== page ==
Karl Urban is a New Zealand born actor who has achieved international superstar status through roles in a number of high-profile films, including Peter Jackson’s “Lord of the Rings” trilogy, “The Bourne Supremacy,” “Star Trek” and “Dredd.” His involvement in these huge cult franchises has not stopped him from achieving critical acclaim in less blockbuster-oriented fare such as New Zealand film “The Price of Milk.”
Reportedly having an interest in cinema from a very young age, Urban took a small TV role at the age of 8, and then later left the Victoria University of Wellington in order to pursue an acting career. The young Urban could be seen in a few commercials and theater roles in Wellington in the early 1990s, before moving to Auckland where he started to pick up guest roles on TV. He first came to the attention of cult audiences when he took on the recurring dual roles of Julius Caesar and Cupid in the flamboyant US series “Hercules and Xena: Warrior Princess” between 1996 and 2001.
Following a Hollywood debut with a supporting role in “Ghost Ship” in 2002, Urban ensured himself a sliver of cinematic immortality with his performance as Eomer in two Lord of the Rings films,”The Two Towers” and “Return of the King.” His earnest portrayal of the gruff horseman was a strong performance in a trilogy of films stuffed with great acting, and his contribution to the ensemble was solid. He could have lost some of this credibility, however, when he spent a few years in supporting roles in poorly-received films including “The Chronicles of Riddick” and “Doom” (the 2005 adaptation of the hit 90s PC game, which probably seemed like a good idea when Arnie was slated to star, but which slid to straight-to-DVD status when it eventually entered production starring The Rock).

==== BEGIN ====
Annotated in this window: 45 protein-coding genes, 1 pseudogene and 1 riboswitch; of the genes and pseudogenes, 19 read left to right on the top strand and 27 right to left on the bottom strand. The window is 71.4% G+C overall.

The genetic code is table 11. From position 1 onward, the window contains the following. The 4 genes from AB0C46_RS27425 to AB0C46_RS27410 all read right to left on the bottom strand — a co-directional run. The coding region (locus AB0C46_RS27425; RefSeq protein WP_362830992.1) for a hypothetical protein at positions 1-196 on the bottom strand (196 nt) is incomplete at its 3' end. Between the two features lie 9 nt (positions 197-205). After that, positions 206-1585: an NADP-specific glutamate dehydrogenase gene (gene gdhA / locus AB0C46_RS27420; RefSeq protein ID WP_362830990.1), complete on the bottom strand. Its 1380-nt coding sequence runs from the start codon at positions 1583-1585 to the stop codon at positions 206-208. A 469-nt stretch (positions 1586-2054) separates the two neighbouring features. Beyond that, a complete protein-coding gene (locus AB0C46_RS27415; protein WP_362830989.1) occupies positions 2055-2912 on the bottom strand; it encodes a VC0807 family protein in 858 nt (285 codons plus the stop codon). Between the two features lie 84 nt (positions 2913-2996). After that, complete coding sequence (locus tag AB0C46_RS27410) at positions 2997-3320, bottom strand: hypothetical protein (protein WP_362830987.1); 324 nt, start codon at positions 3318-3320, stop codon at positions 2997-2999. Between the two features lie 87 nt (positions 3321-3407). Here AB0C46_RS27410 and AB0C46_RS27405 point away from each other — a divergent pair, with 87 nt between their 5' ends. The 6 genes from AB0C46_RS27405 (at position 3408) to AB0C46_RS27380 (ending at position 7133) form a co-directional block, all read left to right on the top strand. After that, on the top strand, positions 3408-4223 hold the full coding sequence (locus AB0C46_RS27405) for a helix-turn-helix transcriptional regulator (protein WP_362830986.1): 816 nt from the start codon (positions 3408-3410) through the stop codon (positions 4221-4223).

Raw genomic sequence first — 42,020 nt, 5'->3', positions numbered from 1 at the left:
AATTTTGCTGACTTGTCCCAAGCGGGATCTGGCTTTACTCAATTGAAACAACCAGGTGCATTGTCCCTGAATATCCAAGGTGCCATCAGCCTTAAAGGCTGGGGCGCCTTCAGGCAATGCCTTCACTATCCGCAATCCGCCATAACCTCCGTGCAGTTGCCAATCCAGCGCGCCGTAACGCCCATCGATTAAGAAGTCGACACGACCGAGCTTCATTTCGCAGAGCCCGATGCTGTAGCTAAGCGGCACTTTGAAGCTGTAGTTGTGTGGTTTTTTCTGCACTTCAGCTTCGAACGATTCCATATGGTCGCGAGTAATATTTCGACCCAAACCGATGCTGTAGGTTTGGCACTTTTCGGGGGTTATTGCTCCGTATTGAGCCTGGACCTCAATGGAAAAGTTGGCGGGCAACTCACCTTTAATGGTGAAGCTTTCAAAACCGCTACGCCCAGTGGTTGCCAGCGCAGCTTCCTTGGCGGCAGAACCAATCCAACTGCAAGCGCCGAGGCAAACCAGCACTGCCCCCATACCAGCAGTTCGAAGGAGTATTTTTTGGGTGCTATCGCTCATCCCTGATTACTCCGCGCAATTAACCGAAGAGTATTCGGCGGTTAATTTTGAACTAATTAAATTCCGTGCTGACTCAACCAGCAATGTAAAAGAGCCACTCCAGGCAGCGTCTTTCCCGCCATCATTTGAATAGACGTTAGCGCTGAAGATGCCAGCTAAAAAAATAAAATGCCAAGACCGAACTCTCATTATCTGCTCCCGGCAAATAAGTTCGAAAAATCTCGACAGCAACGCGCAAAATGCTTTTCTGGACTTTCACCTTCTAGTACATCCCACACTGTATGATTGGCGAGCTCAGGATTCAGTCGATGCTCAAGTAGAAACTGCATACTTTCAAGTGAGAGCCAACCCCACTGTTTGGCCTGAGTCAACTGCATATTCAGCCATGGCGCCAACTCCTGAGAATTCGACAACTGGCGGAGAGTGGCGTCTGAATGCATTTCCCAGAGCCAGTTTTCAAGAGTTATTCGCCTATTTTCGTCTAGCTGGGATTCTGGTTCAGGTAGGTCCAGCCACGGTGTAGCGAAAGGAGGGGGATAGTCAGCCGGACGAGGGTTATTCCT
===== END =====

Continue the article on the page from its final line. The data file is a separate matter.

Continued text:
Urban continued to lend solid support to cult films throughout the decade, including as an assassin opposite Matt Damon in “The Bourne Supremacy.” Perhaps his biggest breakthrough, however, came in 2009 when he appeared as Doctor “Bones” McCoy in the eleventh “Star Trek” film. His interpretation of the role made famous by DeForest Kelley was generally well received by fans, and gave Urban a prominent role in which he wasn’t hidden under an enormous beard and wig, as with “Lord of the Rings.”
Urban signed on to reprise McCoy in the twelfth “Star Trek” film, but at the height of his fame he has gone back to being almost unrecognisable by taking on the coveted lead role of Judge Dredd in 2012’s 3D graphic novel adaptation, “Dredd.” Never once removing Dredd’s trademark helmet or scowl, Urban single-handedly reclaimed the street Judge’s reputation from the ashes of the little-loved Sylvester Stallone vehicle.
With a “Dredd” sequel surely a strong likelihood at the time of writing, and the 12th “Star Trek” film in post-production, the future looks bright for Karl Urban as a great supporting actor who has risen through the ranks through sheer hard work and tenacity to the point where he can now carry a film. It is to be hoped that he will not forget the smaller films and the theatre work on which he cut his teeth.